Even with recent declines in deaths, cardiovascular disease (CVD) continues to be the number one killer in Europe, causing 3.8 million deaths per year across Europe and the Mediterranean (1.8 million deaths in the European Union alone), with 30% premature deaths. Technology and data sharing through compiling and analysing large amounts of cardiovascular data holds the key to reducing premature deaths and increasing quality of life for those living with heart disease. There is a need for data-driven approaches that link molecular, imaging, functional and clinical data. This integration presents a formidable challenge to data storage, management and analysis, IT capacity and accessibility. The euCanSHare project is designed to fill this gap.

The project integrates the most well-established data infrastructures, namely the European Genome-Phenome Archive (EGA), Euro-BioImaging and BBMRI-ERIC, to enhance and standardise data deposition, harmonisation and sharing procedures. It integrates more than 35 Canadian and European cohorts that make up over 1 million records. These cohorts include -omics (genomics, transcriptomics, metabolomics, just to name a few) cardiac imaging and clinical data.

The platform will promote the responsible exchange of data and demonstrate the potential for cardiovascular research in personalised medicine. euCanSHare is committed to reducing the cultural, behavioural and technological barriers to Open Science. This will also allow better policy making as data driven policies unlock the innovation potential and develop better prevention and treatment methods.

The project coordinator, Karim Lekadir, said, “this is an unprecedented opportunity to create a longawaited platform for sharing cardiovascular data across the Atlantic. It can prove a model for expanding data sharing to other disease areas, and in effect, deliver personalised care to reduce premature deaths and improve quality of life.”

euCanSHare is a 4-year (2018-2020), €6-million Research and Innovation Action funded by the European Union’s Horizon 2020 Programme (grant agreement No 825903), under the call SC1-BHC05-2018 (“International flagship collaboration with Canada for human data storage, integration and
sharing to enable personalised medicine approaches”). All Canadian partners are funded by the Canadian Institutes of Health Research (CIHR) and the Fonds de recherche du Québec – Santé (FRQS).

The euCanSHare project will actively collaborate with other joint Canada-EU projects funded as part of the same aforementioned research call (SC1-BHC-05-2018). These projects are EUCANCan, iReceptor Plus, EUCAN-Connect, CINECA and RECODID, which will cover other biomedical domains such as oncology, immunology, genetics and infectious diseases.

euCanSHare structure and participants
The Consortium consists of sixteen partners coming from academia, medical associations, small and medium-sized enterprises (SMEs), research centres and data infrastructures:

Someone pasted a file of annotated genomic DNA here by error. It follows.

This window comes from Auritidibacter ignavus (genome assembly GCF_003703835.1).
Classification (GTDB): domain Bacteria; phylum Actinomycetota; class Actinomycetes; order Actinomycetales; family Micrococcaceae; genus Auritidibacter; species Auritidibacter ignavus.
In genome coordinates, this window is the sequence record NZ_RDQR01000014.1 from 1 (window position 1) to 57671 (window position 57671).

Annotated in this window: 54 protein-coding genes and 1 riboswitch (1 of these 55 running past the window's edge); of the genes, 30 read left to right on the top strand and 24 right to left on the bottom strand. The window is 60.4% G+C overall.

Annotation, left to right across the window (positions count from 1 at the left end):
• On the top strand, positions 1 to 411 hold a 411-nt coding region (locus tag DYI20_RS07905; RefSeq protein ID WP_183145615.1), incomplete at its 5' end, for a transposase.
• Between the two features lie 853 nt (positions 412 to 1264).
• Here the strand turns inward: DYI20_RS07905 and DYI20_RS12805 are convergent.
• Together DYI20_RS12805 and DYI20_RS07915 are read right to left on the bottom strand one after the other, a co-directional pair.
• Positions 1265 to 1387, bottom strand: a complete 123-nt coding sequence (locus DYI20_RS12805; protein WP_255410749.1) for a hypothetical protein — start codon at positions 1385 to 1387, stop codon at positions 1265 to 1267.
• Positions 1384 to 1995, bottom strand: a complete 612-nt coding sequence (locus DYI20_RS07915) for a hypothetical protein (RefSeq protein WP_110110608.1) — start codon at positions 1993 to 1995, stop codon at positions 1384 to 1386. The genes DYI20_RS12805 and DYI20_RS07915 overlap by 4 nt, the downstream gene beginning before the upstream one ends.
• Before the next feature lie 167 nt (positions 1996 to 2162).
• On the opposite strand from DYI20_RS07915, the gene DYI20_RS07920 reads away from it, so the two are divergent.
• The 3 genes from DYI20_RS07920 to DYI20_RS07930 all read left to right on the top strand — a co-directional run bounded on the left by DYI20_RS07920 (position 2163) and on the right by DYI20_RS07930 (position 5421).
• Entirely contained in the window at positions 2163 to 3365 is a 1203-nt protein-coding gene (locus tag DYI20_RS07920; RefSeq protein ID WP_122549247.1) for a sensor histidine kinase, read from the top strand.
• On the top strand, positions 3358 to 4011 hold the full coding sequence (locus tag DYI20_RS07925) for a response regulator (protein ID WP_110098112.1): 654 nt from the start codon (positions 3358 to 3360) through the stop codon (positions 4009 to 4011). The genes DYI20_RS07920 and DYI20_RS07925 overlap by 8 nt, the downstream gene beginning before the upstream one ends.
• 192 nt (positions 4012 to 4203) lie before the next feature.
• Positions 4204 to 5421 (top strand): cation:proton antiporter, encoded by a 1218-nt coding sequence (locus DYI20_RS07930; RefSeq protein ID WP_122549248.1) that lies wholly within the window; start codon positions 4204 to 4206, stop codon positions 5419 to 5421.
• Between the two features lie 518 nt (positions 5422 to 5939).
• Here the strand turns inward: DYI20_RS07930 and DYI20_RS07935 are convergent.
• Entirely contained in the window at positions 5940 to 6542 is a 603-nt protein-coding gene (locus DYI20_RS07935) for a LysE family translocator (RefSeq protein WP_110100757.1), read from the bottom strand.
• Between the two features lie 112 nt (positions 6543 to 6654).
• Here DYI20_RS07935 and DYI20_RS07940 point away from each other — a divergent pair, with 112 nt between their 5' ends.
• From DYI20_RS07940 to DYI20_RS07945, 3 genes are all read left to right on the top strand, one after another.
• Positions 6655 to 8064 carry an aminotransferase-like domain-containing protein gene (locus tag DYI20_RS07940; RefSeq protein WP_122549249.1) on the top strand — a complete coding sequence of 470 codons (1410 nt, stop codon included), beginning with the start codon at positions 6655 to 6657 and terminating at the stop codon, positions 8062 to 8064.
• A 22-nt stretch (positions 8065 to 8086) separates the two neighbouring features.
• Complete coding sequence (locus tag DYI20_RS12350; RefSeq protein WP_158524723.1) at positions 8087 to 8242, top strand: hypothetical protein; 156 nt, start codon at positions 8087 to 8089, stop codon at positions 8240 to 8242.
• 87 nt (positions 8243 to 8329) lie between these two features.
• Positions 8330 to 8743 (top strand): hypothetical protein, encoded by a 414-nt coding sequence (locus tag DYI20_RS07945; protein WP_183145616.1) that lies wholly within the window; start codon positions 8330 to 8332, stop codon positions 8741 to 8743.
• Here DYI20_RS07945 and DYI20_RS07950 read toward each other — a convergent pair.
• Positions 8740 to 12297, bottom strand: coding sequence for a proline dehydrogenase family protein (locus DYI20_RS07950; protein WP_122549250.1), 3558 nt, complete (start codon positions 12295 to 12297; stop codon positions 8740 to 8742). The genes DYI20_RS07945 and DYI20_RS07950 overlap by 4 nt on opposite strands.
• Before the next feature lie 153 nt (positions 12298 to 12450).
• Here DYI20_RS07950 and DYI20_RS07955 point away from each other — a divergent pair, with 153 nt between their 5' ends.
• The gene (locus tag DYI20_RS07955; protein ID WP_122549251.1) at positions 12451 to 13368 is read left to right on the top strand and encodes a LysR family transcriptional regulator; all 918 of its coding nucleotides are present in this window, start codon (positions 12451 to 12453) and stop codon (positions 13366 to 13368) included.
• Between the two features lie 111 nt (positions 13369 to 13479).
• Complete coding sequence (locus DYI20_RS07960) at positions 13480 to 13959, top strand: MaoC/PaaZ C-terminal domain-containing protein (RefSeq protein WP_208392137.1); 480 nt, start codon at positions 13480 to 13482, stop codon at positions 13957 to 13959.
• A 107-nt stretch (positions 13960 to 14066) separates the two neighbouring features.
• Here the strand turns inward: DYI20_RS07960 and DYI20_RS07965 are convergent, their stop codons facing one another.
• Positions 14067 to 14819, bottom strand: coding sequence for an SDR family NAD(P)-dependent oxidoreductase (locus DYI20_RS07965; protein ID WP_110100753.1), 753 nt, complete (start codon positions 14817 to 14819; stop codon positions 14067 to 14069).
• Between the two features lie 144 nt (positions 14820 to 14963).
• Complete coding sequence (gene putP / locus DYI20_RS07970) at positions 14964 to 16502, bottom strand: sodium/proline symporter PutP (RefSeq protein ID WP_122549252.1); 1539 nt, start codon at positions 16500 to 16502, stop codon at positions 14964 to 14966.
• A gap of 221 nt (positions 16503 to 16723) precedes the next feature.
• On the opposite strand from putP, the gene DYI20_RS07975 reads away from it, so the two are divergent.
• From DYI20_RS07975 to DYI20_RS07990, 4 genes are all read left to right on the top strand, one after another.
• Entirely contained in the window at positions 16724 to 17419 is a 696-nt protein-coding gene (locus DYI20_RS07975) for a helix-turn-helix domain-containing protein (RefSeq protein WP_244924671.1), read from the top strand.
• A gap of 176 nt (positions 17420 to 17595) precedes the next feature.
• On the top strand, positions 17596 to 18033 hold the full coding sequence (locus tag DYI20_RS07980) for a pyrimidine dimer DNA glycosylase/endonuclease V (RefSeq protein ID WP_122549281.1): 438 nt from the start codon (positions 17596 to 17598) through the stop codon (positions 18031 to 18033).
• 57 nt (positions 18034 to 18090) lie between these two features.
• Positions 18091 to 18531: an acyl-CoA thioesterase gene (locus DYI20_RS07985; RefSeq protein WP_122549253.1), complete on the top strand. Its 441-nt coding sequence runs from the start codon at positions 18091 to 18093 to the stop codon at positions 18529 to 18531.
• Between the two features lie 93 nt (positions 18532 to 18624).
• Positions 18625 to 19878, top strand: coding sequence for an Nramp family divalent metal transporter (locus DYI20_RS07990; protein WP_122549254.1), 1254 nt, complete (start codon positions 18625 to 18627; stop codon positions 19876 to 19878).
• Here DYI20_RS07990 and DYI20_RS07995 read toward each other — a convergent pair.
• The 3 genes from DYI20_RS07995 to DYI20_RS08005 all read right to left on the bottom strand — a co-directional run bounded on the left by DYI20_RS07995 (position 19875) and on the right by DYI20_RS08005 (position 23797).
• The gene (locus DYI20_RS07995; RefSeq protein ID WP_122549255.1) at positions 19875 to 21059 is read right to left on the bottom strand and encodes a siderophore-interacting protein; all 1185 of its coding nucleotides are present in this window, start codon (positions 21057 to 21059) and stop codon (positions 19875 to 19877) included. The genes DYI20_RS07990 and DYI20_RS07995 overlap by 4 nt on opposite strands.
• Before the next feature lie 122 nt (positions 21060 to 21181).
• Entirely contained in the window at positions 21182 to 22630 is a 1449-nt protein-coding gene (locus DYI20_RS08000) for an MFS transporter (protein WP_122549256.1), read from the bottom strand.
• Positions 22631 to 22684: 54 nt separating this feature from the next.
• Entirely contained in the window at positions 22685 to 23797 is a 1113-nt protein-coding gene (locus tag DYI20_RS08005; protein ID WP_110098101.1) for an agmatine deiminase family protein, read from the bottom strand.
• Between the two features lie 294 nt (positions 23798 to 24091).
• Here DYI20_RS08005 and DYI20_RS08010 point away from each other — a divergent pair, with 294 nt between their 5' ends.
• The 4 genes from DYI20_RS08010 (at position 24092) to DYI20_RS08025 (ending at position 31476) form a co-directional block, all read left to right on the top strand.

1. University of Pompeu Fabra (UPF), Spain (Project Coordinator)
  2. Research Institute of the McGill University Health Centre (MUHC), Canada
  3. University Hospital of Hamburg (UKE), Germany
  4. Lynkeus (LYN), Italy
  5. Erasmus University Medical Centre (EMC), Netherlands
  6. Queen Mary University of London (QMUL), United Kingdom
  7. The Centre of Genomics and Policy, McGill University (MCGILL), Canada
  8. KU Leuven (KUL), Belgium
  9. Barcelona Supercomputing Centre (BSC), Spain
  10. Centre for Genomic Regulation (CRG), Spain
  11. European Society of Cardiology (ESC), France
  12. Biobanks and Biomolecular resources Research Infrastructure – European Research Infrastructure Consortium
    (BBMRI-ERIC), Austria
  13. Population Health Research Institute, McMaster University (MCM), Canada
  14. National Institute for Health and Welfare (THL), Finland
  15. University of Medicine Greifswald, Germany
  16. Nostrum Biodiscovery (NBD), Spain

CORBEL 2nd Open Call for Research Projects

The CORBEL partners are launching a 2nd Open Call for research projects to meet the prevailing need for combined service provision from multiple research infrastructures across Europe. Taking on board lessons learned from the 1st CORBEL Open Call launched in 2016 and the services running since then, this will continue to provide all academic and industrial scientists in Europe with the opportunity to accelerate their research.

Europa om de hoek Kijkdagen 2016

In Nederland zijn er heel veel verschillende projecten die financieel worden ondersteund door de diverse Europese fondsen. De Europese Commissie en de Nederlandse overheid vinden het belangrijk om te laten zien wat er met dit geld gebeurt. Daarom organiseren we ieder jaar de ‘Europa om de hoek Kijkdagen’.

De zesde editie van de Kijkdagen staat gepland voor 13 en 14 mei. Tijdens de Europa om de hoek Kijkdagen openen een groot aantal projecten voor jou hun deuren om te laten zien wat zij precies doen.

Voor meer informatie:


Europa om de hoek, May 8-10, 2015

Dit jaar organiseren diverse Europese subsidieprogramma’s in Nederland voor de vijfde keer gezamenlijk de Europa om de hoek Kijkdagen. Tijdens deze dagen willen we zo veel mogelijk mensen laten zien wat er  – bij hen om de hoek – allemaal gebeurt met Europees geld.

EIBIR Summerschool August 24-28, 2015

The EIBIR Summer School on Neurology Imaging is a multidisciplinary summer school, uniting 50 young researchers coming from a variety of backgrounds. The high scientific level and the relaxed atmosphere invite a close and productive interaction between everybody present, both participants and staff.


  • Imaging modalities (MR, PET, CT)
  • Quantitative image analysis
  • (Open-source) tools for image analysis
  • Neuro- and population imaging and image analysis in clinical practice
  • Validation and open-source databases
  • Atlases
  • Applications in the clinic
  • Small animals and clinical trials

For more information click here.